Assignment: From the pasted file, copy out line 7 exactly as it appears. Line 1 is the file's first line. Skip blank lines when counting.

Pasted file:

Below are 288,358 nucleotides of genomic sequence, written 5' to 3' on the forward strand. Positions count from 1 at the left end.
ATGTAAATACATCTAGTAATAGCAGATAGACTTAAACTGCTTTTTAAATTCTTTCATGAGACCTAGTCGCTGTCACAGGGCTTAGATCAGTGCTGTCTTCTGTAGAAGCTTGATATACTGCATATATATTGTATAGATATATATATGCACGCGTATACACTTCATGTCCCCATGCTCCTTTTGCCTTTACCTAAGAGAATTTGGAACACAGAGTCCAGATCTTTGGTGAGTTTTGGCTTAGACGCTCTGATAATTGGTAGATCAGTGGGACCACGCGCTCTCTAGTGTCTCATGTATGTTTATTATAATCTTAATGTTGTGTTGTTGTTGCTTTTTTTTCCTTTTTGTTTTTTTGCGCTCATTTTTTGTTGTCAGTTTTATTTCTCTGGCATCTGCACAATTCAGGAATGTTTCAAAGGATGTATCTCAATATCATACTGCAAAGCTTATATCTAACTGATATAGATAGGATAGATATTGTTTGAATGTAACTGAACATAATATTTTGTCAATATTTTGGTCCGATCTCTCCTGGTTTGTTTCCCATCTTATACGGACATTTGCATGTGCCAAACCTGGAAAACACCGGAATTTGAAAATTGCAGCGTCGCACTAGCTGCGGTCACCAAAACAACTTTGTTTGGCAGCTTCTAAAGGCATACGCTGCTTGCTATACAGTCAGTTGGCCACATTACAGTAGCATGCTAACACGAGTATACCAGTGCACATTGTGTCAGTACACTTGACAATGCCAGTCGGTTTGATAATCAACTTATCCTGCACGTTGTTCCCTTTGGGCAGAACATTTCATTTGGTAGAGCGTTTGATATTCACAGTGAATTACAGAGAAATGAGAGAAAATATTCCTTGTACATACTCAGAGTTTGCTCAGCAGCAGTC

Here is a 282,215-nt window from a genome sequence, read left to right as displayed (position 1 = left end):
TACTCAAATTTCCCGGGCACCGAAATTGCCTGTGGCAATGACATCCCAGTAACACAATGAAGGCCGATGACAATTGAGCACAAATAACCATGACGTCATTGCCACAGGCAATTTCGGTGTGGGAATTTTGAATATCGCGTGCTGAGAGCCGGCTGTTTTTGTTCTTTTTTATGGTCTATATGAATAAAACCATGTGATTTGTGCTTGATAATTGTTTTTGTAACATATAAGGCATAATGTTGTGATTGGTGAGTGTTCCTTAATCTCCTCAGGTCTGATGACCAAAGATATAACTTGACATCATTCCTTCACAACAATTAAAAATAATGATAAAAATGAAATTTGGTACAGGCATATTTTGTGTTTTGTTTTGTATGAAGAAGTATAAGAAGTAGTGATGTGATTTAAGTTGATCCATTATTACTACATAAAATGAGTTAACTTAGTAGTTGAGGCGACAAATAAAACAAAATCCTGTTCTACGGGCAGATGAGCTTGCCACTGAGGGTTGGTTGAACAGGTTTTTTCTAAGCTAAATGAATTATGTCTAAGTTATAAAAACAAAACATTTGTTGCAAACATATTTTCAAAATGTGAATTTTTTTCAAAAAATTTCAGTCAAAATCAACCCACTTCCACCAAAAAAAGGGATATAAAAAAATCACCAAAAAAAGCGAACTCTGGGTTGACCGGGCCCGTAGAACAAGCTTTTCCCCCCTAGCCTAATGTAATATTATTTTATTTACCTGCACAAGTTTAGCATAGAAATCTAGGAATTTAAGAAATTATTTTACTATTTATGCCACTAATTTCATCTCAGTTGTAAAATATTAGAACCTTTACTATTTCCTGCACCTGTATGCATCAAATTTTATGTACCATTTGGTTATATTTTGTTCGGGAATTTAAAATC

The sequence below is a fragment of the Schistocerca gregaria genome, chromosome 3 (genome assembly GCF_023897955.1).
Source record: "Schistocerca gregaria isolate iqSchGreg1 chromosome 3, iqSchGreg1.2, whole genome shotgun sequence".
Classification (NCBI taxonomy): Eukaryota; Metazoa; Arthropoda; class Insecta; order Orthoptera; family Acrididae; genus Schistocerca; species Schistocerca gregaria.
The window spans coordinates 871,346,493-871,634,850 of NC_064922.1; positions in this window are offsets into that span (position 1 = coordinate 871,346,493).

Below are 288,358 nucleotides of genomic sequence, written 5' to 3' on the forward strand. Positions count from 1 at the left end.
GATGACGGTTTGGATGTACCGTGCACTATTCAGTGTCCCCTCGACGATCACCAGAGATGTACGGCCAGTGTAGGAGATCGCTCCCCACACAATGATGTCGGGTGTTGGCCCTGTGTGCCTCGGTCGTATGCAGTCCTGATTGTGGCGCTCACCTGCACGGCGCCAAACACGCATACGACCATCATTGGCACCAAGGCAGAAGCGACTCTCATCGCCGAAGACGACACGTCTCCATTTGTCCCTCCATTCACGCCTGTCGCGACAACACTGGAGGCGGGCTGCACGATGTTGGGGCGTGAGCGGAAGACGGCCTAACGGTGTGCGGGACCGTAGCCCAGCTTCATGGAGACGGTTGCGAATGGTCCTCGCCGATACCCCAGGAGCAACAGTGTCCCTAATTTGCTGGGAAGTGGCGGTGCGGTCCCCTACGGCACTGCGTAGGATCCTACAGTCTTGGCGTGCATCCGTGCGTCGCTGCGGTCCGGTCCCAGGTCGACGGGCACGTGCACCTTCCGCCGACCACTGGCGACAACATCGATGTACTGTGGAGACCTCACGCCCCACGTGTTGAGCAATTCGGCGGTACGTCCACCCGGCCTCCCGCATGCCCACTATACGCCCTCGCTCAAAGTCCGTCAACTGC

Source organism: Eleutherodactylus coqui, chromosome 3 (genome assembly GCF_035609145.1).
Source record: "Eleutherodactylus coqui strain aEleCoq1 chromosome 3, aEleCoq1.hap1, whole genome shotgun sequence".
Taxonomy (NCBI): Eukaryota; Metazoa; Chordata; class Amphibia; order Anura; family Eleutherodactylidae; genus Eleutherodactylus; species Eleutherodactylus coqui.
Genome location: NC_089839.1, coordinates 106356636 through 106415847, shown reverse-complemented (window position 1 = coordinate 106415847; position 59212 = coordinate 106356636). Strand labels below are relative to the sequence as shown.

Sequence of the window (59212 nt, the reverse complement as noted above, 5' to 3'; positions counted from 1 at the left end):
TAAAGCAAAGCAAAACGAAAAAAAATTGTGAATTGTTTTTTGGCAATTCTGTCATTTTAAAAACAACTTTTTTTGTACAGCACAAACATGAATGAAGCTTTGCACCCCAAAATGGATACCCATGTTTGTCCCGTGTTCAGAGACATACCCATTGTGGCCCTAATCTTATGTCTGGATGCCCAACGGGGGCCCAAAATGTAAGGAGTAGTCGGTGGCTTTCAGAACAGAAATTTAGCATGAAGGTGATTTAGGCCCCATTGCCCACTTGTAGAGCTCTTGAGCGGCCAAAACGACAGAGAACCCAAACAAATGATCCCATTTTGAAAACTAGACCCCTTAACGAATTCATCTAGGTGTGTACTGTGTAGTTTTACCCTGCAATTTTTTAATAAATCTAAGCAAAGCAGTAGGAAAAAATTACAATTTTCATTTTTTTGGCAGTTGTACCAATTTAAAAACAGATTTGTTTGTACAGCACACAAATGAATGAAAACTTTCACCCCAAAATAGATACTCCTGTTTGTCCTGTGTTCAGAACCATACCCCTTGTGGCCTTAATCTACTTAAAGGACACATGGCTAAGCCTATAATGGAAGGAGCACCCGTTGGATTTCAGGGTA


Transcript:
Classification (NCBI taxonomy): Eukaryota; Metazoa; Arthropoda; class Insecta; order Orthoptera; family Acrididae; genus Schistocerca; species Schistocerca gregaria.